Ever since Gayle Christopher bought her Leeds, Ala., home, she had a sneaking suspicion that there was a stunning space lurking somewhere within her homely kitchen. Figuring out how to release it was another story. "The space was trapped in the '70s with fake butcher-block plastic, dark wood and years of accumulated schmutz," Gayle says.
Faced with the task of undoing several decades' worth of style missteps, some homeowners might have started speed-dialing contractors. But Gayle, an amateur woodworker who enjoys designing and crafting furniture, was confident she could handle the renovation on her own.
With a tight $2,500 budget, she knew she'd need to choose her materials carefully and preserve whatever existing elements she could, a challenge in line with the way she approaches all of her projects.
From the time she started planning her kitchen overhaul, she made it a priority to choose recycled materials when possible and minimize waste. And though she'd never tackled jobs such as putting in a garbage disposal or cutting tile, she figured she'd learn along the way.
The cabinet boxes were sturdy enough to keep, but the doors were beyond rescue. Gayle fashioned new ones from MDF plywood, framed them with plain wood garden stakes cut to size (a more economical solution than lumber), and gave them a coat of crisp white paint.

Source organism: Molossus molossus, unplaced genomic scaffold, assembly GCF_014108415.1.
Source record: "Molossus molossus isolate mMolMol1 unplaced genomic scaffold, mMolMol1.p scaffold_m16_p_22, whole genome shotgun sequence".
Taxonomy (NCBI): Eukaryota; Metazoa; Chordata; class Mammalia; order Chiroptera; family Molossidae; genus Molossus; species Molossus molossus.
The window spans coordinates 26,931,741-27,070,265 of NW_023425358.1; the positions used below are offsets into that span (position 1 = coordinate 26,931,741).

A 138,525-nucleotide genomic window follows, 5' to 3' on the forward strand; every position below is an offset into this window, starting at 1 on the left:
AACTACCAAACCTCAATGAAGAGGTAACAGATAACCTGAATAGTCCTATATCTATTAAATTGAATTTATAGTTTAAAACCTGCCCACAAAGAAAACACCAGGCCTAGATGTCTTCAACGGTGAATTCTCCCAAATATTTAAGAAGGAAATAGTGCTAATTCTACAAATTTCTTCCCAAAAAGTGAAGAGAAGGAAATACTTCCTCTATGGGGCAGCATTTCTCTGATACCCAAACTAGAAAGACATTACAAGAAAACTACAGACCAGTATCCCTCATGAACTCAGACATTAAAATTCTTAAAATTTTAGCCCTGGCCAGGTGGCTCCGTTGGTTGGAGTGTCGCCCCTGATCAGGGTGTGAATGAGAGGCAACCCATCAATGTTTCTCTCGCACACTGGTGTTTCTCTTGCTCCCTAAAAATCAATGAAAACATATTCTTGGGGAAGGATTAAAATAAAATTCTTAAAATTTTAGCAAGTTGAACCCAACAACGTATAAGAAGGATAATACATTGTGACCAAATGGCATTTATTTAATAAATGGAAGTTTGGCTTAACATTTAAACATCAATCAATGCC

New door pulls, found at a home center, cost less than 70 cents apiece, allowing her to splurge on cup-style drawer pulls that add a hint of the classic style she craved. To open up the space, she left the doors off the cabinets nearest the ceiling and installed LED lighting that illuminates dishware, cookbooks and other kitchen odds and ends.
After a little research, Gayle settled on Paperstone, which she liked for its affordability as well as its green composition. "A kitchen countertop made of recycled paper has a paradox to it I just couldn't resist," Gayle says. The company shipped slabs across the country to her. She cut them to fit and mounted them in place. "The only help I had during the entire project was unloading the slabs from the truck," she says.
Bamboo flooring, another eco-friendly choice, supplanted the worn vinyl in both the kitchen and the breakfast area. Gayle ripped out the laminate backsplash and mounted traditional black-and-white tile in its place. She installed a new faucet and double-bowl sink and discarded the seen-better-days range in favor of a new model.
These days, the revamped kitchen lives up to the classic beauty that Gayle imagined when she first started planning the project. She's proudest, however, of persevering through the hard work of bringing it to life. "I like the final result, but I love the feeling of having a vision and following through on it even when I wasn't sure how I'd actually get there," Gayle says.
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